Higher Ed Enrollment Grows Slowly as Deadline Looms
Overall enrollment in Texas colleges and universities grew by about 8,000 students in 2013. That's an increase of less than 1 percent over 2012 figures.
Overall enrollment in Texas colleges and universities grew by about 8,000 students in 2013, according to preliminary data released this week by the Texas Higher Education Coordinating Board. That's an increase of less than 1 percent over 2012 figures.
The state is down to the final years of a 15-year "Closing the Gaps" plan to bring its higher education performance up to par with other comparable states by 2015. The state has come a long way since 2000, adding about 596,000 students. But in order to meet the ultimate enrollment goal, about 34,000 more students will need to be added in the next two years — a growth rate significantly higher than the current one.
"We recognize Texas must redouble its efforts to provide pathways to postsecondary education," Harold Hahn, the coordinating board's recently installed chairman, said in a statement. "We look forward to working with public and higher education to implement targeted strategies to help the state meet its participation goals."
Public universities experienced an increase of less than 2 percent in the last year. The University of Texas at San Antonio's nearly 1,750-person drop was the largest in terms of total students. But Texas Southern University in Houston experienced the biggest percentage decrease in students — more than 10 percent. Texas A&M University added the most students — more than 3,100. And the University of Texas of the Permian Basin had the largest growth rate with a more than 28 percent rise in its population.
Enrollment in public community colleges experienced an overall decline, though it was a small one: less than 1 percent. Private universities also saw a slight overall decrease.
Public technical colleges experienced the highest percentage growth overall in the past year. The Texas State Technical College System had a 5.5 percent bump systemwide. It's an interesting result in part because the system is in the process of implementing a new funding formula based entirely on outputs — specifically, the earnings of former students — rather than enrollment, which is what still drives state funding at public universities. The system's West Texas campus, which experienced a contraction in enrollment as it adjusted its strategy to better align with the new funding model, saw a more than 56 percent enrollment increase in the last year.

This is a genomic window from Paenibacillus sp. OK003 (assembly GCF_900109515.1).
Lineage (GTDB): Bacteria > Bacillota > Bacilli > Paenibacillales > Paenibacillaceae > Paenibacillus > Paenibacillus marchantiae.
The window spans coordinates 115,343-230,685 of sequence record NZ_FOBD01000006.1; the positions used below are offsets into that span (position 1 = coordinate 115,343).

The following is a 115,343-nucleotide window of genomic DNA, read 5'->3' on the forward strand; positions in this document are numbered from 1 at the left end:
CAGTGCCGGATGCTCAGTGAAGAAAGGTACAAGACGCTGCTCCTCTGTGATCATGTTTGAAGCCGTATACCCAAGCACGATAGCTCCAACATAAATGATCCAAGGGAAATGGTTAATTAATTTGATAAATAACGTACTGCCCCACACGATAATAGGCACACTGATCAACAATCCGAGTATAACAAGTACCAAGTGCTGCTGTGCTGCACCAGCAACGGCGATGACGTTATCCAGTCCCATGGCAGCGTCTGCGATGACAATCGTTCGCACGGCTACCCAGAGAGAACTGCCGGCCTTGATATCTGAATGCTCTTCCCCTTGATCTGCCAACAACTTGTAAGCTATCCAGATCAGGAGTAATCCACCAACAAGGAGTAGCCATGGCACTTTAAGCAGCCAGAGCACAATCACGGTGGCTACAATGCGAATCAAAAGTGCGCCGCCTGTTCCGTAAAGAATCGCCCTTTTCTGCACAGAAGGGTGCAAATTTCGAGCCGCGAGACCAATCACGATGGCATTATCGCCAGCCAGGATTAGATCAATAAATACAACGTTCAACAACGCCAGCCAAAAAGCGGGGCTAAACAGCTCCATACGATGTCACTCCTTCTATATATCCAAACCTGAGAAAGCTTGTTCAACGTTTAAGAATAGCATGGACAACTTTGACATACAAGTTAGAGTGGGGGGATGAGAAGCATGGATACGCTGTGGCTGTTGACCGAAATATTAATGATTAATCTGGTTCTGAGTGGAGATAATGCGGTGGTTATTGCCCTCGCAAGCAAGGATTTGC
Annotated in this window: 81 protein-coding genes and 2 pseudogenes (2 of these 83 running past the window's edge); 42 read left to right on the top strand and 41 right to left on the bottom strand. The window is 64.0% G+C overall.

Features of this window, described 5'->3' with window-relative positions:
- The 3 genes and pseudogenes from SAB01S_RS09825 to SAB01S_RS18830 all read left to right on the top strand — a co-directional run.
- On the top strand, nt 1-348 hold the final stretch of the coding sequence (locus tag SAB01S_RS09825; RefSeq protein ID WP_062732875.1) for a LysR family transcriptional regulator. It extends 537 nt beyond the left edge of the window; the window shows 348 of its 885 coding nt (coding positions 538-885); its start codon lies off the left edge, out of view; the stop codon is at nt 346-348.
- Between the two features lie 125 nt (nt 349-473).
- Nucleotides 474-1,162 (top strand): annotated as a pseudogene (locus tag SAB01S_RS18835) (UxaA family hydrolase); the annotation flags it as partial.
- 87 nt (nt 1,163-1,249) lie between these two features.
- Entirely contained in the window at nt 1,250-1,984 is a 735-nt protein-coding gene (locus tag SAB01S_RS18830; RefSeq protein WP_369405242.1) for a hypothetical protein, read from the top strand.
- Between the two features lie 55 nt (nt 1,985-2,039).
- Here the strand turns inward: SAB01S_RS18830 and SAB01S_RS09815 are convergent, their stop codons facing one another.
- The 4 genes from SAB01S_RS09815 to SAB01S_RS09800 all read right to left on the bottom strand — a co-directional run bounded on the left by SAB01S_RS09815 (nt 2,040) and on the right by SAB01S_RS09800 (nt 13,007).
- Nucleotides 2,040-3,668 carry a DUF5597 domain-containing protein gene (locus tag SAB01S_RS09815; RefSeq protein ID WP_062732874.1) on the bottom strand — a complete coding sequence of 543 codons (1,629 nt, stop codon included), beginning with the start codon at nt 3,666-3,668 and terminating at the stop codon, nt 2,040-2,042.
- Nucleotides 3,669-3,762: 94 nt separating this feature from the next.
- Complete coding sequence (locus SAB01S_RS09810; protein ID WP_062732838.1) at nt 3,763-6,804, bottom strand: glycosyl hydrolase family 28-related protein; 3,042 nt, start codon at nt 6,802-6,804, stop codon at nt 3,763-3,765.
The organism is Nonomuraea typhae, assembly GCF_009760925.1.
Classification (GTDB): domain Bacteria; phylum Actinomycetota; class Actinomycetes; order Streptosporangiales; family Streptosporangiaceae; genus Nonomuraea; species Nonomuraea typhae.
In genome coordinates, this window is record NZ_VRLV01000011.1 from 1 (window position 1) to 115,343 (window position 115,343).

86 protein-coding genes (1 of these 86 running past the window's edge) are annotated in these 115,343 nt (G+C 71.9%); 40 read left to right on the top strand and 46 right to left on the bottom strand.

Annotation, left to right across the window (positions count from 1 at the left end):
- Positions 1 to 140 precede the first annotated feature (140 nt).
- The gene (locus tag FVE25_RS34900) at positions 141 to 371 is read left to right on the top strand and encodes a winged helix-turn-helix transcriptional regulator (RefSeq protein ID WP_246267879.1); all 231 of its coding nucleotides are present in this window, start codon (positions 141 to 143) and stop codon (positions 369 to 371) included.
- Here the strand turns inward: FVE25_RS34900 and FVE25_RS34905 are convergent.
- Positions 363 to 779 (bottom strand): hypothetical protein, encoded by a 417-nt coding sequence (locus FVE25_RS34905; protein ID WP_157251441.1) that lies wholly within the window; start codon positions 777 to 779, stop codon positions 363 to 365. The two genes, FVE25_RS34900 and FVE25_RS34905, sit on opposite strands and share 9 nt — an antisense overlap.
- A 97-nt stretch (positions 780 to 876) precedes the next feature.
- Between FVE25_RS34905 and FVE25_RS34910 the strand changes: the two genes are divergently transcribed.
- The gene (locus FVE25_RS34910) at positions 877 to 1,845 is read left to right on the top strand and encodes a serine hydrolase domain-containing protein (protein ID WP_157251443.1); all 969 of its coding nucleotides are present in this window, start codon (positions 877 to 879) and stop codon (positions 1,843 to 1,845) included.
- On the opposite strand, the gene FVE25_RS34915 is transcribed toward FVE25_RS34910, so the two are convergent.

In a statement, Texas Higher Education Commissioner Raymund Paredes noted that even the state's slow growth is outpacing national trends, which show slight declines in the country's total higher ed enrollment. But there are also troubling signals about the likelihood of hitting the 2015 goals. Statewide, Hispanic enrollment dropped by roughly 3,500 students.
"While we continue to outperform national averages, we are concerned about the decline in enrollment among Hispanic and white students," Paredes said. "We will take aggressive steps to work more closely with our institutions of higher education, public education partners and other stakeholders to change this pattern."
One program Paredes highlighted as part of the coordinating board's strategy is called Advise TX College Advising Corps, which places recent college graduates in schools to serve as college advisers to high school students.
Institutions will submit their final certified data to the coordinating board later this year.
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